That frustration spreads to ministers. When Sunak was Chancellor, one of the reasons he chose to resign from Johnson’s government was exasperation with the scheme and what it highlighted. It wasn’t the fact that Sunak took a moral issue with the policy of sending asylum seekers to Rwanda. Instead, he just didn’t like the fact that a scheme had been announced to much fanfare when no one in government was quite certain it would work.


That explains the decision to have a muted response on Monday to the ruling. Following it, Downing Street refused to say if the first deportation flight would even manage to take off before the next election – expected in 2024. Speaking at the Liaison Committee in Parliament, Sunak declined to be drawn on how many people could be sent to Rwanda in the next year, replying that they expect further legal challenge.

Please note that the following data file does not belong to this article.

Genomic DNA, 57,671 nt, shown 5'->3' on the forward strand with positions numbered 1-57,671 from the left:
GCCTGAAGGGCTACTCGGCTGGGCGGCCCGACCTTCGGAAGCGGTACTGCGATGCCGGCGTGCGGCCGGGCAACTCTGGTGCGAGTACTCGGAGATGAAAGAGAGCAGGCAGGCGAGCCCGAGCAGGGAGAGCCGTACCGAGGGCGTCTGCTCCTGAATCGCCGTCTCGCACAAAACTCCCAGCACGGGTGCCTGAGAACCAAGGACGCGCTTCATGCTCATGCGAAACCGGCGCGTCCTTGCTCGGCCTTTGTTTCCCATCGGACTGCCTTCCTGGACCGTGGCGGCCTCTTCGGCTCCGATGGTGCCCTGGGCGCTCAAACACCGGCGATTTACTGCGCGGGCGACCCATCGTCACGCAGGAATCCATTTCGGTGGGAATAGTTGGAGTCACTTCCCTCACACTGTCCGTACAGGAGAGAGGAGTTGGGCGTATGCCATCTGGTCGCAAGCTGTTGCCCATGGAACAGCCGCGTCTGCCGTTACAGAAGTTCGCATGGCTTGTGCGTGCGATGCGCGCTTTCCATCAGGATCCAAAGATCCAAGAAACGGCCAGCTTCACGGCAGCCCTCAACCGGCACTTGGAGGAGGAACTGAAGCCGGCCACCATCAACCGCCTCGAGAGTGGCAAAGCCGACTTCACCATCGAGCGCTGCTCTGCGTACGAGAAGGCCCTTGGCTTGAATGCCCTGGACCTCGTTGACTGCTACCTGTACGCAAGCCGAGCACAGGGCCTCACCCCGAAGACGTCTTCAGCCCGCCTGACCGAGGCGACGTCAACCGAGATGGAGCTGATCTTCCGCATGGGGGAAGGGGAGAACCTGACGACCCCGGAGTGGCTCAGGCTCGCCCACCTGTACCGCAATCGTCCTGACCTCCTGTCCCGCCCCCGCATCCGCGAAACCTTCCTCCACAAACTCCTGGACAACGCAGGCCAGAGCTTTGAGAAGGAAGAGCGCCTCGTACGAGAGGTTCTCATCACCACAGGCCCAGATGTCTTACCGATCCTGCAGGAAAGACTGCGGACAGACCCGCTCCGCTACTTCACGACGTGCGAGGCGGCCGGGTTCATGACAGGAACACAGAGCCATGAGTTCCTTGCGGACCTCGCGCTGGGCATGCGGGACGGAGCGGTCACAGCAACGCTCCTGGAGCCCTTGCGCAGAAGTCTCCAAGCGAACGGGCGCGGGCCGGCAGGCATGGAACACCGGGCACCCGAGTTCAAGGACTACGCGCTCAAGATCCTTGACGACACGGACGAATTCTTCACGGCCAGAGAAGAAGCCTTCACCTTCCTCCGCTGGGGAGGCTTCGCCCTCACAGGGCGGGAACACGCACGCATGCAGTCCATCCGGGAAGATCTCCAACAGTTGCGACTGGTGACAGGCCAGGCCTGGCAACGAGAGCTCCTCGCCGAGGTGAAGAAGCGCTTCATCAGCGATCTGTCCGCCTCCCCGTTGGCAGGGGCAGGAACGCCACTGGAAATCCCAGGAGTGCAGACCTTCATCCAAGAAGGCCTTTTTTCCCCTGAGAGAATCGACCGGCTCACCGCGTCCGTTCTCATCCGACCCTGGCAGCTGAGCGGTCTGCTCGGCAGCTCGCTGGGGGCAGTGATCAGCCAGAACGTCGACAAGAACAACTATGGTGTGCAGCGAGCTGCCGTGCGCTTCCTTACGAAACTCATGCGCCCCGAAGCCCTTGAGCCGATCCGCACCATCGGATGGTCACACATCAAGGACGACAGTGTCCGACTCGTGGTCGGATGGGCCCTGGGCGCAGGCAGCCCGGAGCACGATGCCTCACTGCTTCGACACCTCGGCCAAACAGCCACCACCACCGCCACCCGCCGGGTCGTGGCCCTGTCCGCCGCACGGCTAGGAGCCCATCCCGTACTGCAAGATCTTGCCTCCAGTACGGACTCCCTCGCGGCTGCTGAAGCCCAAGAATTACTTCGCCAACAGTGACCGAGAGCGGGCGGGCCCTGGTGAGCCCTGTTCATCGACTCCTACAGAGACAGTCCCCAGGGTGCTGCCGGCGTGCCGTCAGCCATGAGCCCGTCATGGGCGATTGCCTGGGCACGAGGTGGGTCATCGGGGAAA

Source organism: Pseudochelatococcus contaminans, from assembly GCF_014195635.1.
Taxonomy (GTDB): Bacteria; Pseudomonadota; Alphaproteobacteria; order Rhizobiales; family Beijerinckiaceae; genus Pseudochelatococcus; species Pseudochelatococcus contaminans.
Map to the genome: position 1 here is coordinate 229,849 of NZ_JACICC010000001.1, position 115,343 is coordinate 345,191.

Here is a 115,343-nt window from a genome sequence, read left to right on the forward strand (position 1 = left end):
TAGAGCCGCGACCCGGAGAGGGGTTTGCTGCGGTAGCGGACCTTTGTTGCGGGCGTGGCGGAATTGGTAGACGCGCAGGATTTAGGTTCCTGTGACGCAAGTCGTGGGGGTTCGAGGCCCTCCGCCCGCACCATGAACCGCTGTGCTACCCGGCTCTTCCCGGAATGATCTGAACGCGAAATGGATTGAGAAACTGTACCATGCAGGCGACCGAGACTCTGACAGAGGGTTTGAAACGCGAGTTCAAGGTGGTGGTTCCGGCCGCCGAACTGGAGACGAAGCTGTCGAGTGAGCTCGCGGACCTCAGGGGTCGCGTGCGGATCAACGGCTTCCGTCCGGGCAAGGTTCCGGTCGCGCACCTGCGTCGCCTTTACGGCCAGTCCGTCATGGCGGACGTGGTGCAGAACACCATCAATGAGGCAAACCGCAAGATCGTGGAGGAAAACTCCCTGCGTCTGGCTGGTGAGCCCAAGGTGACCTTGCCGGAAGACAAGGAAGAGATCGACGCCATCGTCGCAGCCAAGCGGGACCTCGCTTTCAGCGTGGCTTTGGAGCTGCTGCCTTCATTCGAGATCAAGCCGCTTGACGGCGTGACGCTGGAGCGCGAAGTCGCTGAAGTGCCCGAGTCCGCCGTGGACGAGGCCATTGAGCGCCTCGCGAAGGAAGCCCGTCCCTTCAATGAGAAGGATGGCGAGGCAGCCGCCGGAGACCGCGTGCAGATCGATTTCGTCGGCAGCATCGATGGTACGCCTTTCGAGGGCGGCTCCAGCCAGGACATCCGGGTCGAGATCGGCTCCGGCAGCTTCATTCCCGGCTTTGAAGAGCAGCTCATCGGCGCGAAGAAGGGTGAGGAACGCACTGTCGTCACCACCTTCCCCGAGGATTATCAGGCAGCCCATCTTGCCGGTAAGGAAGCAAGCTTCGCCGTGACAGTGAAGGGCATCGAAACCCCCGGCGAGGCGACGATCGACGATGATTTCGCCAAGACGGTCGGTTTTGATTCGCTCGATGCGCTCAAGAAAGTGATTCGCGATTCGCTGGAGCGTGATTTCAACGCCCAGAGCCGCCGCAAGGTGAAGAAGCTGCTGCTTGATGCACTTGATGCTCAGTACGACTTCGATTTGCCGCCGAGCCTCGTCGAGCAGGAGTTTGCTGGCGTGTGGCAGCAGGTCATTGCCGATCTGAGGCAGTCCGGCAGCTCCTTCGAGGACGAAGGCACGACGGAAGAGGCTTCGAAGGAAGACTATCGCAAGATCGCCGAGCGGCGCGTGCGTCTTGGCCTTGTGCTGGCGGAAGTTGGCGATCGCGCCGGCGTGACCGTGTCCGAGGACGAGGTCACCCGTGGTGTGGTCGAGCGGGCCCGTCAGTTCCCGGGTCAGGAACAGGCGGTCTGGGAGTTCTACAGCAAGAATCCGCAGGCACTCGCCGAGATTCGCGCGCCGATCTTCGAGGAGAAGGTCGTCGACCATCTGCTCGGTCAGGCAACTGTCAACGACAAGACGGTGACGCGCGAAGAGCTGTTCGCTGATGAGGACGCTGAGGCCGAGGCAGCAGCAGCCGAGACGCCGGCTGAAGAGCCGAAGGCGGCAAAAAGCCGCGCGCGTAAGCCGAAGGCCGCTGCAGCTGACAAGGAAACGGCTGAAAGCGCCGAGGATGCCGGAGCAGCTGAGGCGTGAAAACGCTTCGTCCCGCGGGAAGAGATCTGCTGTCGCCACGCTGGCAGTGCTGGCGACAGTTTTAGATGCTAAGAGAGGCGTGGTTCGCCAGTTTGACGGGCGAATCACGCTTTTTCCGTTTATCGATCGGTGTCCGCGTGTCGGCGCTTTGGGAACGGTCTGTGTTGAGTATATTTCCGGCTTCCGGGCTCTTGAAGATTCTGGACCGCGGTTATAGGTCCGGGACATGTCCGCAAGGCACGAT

The pessimism is in part down to remaining legal issues. Not only is there an expectation that the human rights groups and charities involved in the case could appeal, the court also ruled that the eight individual migrants in the case would need to have their claims reconsidered. This points to how getting individuals on the planes remains complex.


Yet don’t mistake the current mood music for no hope, or a desire by Sunak to focus on other policies instead. Inside government there are ambitions to send a flight to Rwanda well before the next election. The five-part plan that Sunak unveiled in the House of Commons chamber earlier this month is aimed at increasing the chances of this as well as bolstering the general approach.


The Rwanda scheme is not viewed as a silver bullet, but there is a sense that now it exists, the Government needs to find a way to make it work. Even getting one flight off the ground would be a symbolic moment and send an important message to voters. It could also allow the Tories to turn the pressure up on Labour.